The Ultimate Japanese Study Guide: Unlocking Success for All Learners

What’s up fellow language learners! if you’ve ever tried to study anything by yourself, you’ll know it’s a challenge. A language doubly so. Where do you begin? How should you progress? What are the most important things to learn? How do I know if I am progressing in the right way?

These are challenges any self taught person will face, with any topic. But how do you get around them? The answer (in part) is to get a mentor. Someone who has done it before and can help you learn from your mistakes.

That’s something pekopeko can help with. We’re all long time Japanese learners and we have all made mistakes along the way that we can pass on to you so that you don’t have to.

But we can’t be there with you every step of the way. We can’t sit you down and help you to focus on studying. We can tell you what or how to study. Or can we?

There are so many online resources out there claiming to know how to make you a better student and help you study. But their approach is usually kinda generic. “Read more”, “Actually you shouldn’t study, just do the tests study before the test” “Buy Genki/Mina no Nihongo/Whichever book I’m getting paid to promote” but it never works.

Why does it never work?

Well, depending on the kind of person you are, most resources out there will either be too simplistic “buy a book and read it” or too complex “buy my 15 day 450 page study guide, which involves graphs, stories, equations and research to make you a better student 🥱 .

Did you know that nearly 3% of adults have ADHD, ADD or some other kind of attention challenges these days? That’s just the one’s who can be medically diagnosed. So many people today are dopamine jacked.

What that means is, apps use psychology to hook you into them. They’re designed to be as exciting as possible. To make you stay on the platform longer giving them all that juicy data they can sell to their customers (businesses who buy your data).

That leaves us so constantly wired from excitement that we become desensitized to it. Meaning we need constantly increasing levels of excitement to get to the same level of stimulation as before. Essentially apps are making us addicted to them and it’s killing our attention spans.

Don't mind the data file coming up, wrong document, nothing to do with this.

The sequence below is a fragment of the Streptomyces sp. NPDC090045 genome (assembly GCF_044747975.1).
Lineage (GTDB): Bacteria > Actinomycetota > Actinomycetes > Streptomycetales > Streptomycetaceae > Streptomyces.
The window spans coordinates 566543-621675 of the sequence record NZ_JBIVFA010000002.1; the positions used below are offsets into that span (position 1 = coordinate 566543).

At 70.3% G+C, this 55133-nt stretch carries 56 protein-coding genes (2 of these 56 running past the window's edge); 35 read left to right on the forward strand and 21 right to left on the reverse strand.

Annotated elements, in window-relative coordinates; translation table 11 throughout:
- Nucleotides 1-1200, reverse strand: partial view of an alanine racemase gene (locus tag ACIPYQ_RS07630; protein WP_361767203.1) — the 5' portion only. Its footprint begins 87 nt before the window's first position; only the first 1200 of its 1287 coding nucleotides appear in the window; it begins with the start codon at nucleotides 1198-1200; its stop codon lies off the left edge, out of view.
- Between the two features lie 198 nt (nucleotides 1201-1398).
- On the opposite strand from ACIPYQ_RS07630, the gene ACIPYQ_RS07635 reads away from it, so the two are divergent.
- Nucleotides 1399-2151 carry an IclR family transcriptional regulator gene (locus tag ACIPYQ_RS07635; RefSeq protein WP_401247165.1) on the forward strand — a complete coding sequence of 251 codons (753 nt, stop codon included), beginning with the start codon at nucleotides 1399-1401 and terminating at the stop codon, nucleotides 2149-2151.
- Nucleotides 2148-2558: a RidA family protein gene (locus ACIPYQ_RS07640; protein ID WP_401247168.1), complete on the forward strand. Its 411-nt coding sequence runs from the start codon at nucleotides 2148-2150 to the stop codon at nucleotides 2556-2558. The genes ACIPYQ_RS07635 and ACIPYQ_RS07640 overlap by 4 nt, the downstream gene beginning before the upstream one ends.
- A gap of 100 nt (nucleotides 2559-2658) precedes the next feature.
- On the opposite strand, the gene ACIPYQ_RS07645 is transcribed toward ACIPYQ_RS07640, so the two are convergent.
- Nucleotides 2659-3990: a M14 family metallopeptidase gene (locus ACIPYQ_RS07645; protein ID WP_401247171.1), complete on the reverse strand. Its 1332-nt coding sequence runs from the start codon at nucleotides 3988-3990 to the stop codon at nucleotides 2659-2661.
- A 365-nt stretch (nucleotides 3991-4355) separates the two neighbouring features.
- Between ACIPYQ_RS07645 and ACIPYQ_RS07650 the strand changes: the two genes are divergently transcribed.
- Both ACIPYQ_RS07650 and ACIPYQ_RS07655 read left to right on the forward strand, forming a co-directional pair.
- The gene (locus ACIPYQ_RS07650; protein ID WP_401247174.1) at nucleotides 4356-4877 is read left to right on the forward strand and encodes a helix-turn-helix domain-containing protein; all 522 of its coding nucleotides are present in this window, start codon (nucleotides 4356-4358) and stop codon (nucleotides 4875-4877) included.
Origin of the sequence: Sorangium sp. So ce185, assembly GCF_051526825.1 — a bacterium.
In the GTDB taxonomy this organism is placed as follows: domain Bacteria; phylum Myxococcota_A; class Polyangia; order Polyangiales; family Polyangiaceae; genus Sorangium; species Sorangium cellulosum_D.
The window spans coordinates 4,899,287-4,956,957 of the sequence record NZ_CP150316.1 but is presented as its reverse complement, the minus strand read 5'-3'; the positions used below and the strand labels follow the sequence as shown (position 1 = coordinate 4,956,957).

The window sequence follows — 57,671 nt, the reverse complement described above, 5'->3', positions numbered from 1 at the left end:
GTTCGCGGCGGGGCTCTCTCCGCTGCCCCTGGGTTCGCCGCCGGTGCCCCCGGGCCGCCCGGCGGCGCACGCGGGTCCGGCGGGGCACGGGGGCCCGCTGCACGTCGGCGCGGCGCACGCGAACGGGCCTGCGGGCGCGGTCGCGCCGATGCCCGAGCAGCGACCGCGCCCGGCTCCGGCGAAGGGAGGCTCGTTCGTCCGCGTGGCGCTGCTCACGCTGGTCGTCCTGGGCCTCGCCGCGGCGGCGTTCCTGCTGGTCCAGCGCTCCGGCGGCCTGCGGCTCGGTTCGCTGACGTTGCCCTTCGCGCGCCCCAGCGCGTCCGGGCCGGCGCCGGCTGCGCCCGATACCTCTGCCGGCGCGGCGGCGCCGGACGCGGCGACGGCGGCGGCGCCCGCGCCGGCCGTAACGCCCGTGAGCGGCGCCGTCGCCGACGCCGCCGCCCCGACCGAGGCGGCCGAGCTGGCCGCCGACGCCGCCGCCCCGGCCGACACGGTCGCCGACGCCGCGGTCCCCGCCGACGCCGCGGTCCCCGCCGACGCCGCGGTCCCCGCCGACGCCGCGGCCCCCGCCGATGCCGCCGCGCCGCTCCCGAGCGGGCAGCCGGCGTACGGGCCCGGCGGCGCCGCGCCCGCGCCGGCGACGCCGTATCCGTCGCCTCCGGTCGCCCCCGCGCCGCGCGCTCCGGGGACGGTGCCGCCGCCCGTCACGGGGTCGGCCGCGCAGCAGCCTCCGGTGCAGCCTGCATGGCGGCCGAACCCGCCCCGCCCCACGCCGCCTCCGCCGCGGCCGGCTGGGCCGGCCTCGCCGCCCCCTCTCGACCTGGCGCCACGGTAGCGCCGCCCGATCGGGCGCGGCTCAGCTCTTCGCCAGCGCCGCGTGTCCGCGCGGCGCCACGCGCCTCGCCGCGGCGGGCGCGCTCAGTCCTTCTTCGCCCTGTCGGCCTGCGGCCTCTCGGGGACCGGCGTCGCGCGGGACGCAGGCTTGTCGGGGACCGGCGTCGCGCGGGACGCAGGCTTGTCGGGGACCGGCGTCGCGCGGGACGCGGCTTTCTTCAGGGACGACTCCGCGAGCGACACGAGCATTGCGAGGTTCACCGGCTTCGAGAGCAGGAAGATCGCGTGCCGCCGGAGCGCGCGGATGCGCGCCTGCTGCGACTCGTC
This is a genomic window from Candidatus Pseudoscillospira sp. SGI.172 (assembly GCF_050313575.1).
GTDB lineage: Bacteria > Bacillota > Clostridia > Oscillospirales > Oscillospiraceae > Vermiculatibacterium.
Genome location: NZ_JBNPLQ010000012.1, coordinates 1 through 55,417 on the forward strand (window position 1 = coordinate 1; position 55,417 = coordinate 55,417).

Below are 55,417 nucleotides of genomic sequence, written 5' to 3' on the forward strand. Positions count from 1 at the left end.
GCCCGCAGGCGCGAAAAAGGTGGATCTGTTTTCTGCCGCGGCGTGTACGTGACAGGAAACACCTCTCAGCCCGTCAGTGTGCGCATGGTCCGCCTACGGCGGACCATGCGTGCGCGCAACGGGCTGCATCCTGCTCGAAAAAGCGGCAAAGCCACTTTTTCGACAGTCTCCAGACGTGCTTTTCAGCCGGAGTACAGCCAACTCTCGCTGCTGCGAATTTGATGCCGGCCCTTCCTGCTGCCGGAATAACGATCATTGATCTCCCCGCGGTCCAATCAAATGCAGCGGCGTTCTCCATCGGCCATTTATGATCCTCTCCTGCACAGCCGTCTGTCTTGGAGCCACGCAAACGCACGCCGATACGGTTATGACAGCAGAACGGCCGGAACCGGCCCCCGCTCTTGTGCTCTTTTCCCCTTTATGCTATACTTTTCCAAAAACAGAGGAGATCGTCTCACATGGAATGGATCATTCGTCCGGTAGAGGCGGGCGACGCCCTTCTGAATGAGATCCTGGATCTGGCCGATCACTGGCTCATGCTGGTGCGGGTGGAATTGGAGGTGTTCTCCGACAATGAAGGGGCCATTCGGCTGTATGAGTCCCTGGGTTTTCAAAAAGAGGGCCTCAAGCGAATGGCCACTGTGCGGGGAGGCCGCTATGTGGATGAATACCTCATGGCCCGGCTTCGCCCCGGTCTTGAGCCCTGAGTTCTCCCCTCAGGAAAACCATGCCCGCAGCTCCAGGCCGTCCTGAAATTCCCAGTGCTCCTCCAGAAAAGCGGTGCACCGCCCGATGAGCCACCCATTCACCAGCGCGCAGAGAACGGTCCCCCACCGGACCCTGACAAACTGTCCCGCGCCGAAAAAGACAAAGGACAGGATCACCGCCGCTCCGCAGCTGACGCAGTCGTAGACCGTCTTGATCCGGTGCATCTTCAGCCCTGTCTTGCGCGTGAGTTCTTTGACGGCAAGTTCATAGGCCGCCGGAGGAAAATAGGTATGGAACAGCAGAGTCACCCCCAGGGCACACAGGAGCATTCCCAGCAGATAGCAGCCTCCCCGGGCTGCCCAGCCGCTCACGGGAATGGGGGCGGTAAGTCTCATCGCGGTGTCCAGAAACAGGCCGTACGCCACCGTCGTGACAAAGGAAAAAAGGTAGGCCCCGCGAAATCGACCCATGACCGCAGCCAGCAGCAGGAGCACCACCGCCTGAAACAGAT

This will either put you to sleep or be so hard to learn/implement that you don’t adopt it.

If only there were a simple yet exciting system with friendly user interface that you could get from reading 5-10 sentences that kept you engaged.

Imagine if there was beautiful, elegant and attention grabbing study system, with scientifically proven methods of helping people focus and get results.

Did you know that scientists and psychologists have been studying this for years and one of the most effective methods of maintaining focus for people with any kind of attention challenges is called the Pomodoro method.

The Pomodoro method is named after Italian tomato (egg) timer. In Italy egg timers are actually tomato timers and they typically have a 25 minute time limit on them.

Psychologists found that if you limit yourself to 25 minute cycles you got so much done in those 25 minutes because anyone can focus for 25 minutes. Especially when they get a reward at the end. The Pomodoro technique includes a 5 break at the end f each cycle, making the complete cycle last 30 minutes.

Braking your study down in this way, with a clear goal and a clear understanding of the resources you will need to complete that goal is a proven way maximizing you results from your limited time.

But, where do I start? What should I focus on and for how long?

Don’t worry, here at pekopeko, we got you covered. We’ve created a visually stimulating, easy to understand study system that is specifically designed for people with attention challenges and other neurodivergent conditions, using the Pomodoro technique.